ICE Acting Director Thomas Homan’s testimony before the House Appropriations Homeland Security Subcommittee last week laid bare the Trump Administration’s radical deportation policy. In contrast with the usual spin that we hear from President Trump and DHS Secretary John Kelly that they are targeting public safety threats, Homan made it clear that the ICE strategy is to indiscriminately target the entire undocumented population in America and to intentionally spread fear throughout millions of deeply-rooted families.
In response to the subsequent outcry, Homan did not back track or attempt to clarify his comments to better align with the usual Administration rhetoric. Instead, in a series of follow-up interviews, Homan doubled down on his unvarnished description of ICE’s cruel strategy. About his testimony before Congress, Homan said to ABC News, “I have zero regrets. It needed to be said … If you choose to enter this country illegally, which is a crime, you should be concerned.” And Homan said to CNN, that undocumented immigrants, “should be afraid” and dismissed the impact of fear on immigrant communities by stating, “Is ICE putting the fear in the community or is it other people putting fear in the community?”
In contrast to Homan’s dismissive justifications, more examples from over the weekend show the real world consequences of the administration’s mass deportation policy on American families, communities, and values:
In her New York Times piece covering the immigration debate in the small town of Willard, OH, Miriam Jordan profiles local father Jesus Lara Lopez. For years, Lara has lived with a legal work permit and an Ohio driver’s license, and he has complied with yearly “check-in” appointments with Immigration and Customs Enforcement (ICE), a condition required by federal immigration authorities. This year, the Trump Administration decided to undo all of that progress and put Lara on the road to permanent separation from his family. As Jordan writes:
In January, after the Trump administration announced that no one in the country illegally was exempt from deportation, immigrants like Mr. Lara became vulnerable. On March 28, when he arrived for his check-in with ICE in Cleveland, officials tethered an electronic tracking monitor to his ankle over objections from his lawyer, who argued that he was no flight risk.
When Mr. Lara raised his trousers to reveal the black, clunky device — he charges it every 12 hours — [his youngest child] Elsiy blurted out: ‘That’s a thing the police put. My Daddy isn’t a criminal!’
His application for a ‘stay of removal’ included several letters of support, including one from an official at a center where he studied English, learned how to operate a forklift and enrolled in a machine workshop. Such efforts were ‘testimony of his great desire to better himself to be able to thrive in his community,’ the letter said, aiming to prove ‘good moral character.”
… Their next-door neighbor, Jennifer Fidler, called Mr. Lara a role model. ‘All I ever see him do is work, take care of his children and go to church,’ she said. ‘Why would you get rid of a good person?’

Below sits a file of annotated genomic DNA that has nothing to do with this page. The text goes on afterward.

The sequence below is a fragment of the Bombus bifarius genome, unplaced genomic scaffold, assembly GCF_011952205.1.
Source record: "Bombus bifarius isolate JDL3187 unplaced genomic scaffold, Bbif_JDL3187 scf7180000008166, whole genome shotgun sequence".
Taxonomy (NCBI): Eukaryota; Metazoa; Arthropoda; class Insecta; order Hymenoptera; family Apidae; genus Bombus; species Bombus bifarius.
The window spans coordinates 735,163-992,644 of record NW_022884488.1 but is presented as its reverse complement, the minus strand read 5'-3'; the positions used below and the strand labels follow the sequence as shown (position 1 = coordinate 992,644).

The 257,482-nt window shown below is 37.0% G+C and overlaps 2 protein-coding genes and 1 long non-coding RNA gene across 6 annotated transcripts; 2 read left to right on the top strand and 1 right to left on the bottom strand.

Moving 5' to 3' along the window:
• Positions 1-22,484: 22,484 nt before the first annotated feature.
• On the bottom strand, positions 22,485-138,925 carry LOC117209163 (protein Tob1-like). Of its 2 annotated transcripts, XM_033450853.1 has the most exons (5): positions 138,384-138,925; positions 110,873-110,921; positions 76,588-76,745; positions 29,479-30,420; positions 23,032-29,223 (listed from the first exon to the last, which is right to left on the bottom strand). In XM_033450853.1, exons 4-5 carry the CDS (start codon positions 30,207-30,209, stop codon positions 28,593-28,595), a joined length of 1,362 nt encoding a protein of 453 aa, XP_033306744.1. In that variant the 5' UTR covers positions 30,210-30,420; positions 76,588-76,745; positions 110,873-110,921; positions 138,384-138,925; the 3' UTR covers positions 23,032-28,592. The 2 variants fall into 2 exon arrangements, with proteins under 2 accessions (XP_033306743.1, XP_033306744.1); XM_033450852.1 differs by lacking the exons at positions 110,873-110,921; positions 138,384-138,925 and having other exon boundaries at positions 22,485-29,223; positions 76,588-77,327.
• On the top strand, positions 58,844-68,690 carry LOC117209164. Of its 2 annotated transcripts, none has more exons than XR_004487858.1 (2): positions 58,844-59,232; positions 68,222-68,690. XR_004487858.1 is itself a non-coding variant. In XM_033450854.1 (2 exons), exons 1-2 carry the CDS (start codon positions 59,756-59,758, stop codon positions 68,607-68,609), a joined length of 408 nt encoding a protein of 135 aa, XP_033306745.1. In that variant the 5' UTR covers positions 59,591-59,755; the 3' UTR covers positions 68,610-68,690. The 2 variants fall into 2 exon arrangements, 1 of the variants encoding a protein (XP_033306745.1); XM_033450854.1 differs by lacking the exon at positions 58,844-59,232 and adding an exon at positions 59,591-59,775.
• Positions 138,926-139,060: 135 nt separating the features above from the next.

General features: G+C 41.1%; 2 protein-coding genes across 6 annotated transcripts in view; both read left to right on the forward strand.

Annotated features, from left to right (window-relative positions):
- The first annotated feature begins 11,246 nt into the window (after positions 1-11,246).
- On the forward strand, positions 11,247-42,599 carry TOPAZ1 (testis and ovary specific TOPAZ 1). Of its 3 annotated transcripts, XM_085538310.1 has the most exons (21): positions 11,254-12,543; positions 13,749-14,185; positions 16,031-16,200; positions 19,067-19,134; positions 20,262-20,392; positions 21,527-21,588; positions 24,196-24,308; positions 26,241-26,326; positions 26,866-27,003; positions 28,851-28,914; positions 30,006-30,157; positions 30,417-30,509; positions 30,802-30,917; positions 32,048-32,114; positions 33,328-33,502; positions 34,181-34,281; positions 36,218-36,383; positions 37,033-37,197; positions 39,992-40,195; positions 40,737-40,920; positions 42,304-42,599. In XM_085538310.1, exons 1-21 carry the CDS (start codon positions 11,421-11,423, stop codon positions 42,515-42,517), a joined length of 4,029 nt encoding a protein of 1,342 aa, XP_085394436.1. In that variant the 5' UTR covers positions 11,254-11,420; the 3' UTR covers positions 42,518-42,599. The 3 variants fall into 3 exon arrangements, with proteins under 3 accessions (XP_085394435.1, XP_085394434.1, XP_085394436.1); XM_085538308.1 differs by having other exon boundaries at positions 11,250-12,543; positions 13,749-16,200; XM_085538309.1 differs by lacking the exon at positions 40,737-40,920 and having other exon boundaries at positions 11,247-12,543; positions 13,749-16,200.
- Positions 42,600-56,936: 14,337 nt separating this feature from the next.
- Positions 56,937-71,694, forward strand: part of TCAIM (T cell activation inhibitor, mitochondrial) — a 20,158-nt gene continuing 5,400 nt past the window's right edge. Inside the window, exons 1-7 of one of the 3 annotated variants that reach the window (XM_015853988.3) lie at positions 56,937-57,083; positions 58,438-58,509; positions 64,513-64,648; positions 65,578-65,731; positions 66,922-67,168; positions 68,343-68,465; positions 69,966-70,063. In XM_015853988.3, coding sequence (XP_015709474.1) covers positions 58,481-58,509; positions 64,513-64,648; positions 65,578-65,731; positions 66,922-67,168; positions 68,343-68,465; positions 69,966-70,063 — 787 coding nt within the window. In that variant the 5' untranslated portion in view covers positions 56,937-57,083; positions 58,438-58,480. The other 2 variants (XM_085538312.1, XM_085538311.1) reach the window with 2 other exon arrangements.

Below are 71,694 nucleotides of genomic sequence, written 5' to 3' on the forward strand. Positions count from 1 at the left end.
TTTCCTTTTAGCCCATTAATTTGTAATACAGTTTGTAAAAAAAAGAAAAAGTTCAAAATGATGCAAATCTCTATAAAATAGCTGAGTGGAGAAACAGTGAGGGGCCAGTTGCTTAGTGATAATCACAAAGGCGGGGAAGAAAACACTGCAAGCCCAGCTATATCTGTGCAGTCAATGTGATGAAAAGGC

Miami’s ABC 10, highlights how a local father has been separated from his family and is set for deportation:
When Raul Quiroga left his Miami-Dade home to go to work, it was a Monday morning like many others. He kissed his wife goodbye. He took his boys to school. The family never imagined they would have to spend this year’s Father’s Day without him. Last year, Quiroga’s 16-year-old son remembers he and his 9-year-old brother decorated a large cardboard with pictures. They used glue and markers to let him know that they appreciate everything he has done for them. ‘I have always been with him on Father’s Day. It hurts me that this year I am not going to be able to be there for him,’ Quiroga’s teenage son said. ‘He is the type of father that many people would want to have. He works seven days a week to make sure we have what we need and still makes time to play soccer and spend time with us.’
The New York Daily News reports on a Queens resident who helped clean up Ground Zero and is now facing deportation:
A Queens man put his health on the line to help remove hazardous material from Ground Zero — and now immigration authorities want him removed from the country over a 30-year-old criminal case. Carlos Humberto Cardona, 48, was one of about 41,300 people ICE agents took into custody during the first 100 days of the Trump administration. But Cardona is fighting for his freedom — with a Brooklyn federal lawsuit and a state clemency bid. ‘I can’t believe that this is happening to him after all of the sacrifices he has made. He says he feels like he’s being treated like a criminal,’ Cardona’s wife Liliana told the Daily News.
Said Lynn Tramonte, Deputy Director of America’s Voice Education Fund:
Day after day, the Trump Administration is igniting personal tragedies for so many American families. People who were once able to live their lives in relative peace are being uprooted from homes, jobs, and children, to be sent back to countries that are no longer home. Trump campaigned on a promise of mass deportation, and his henchmen are following through on it. How many American children need to suffer before they begin to realize the damage being done?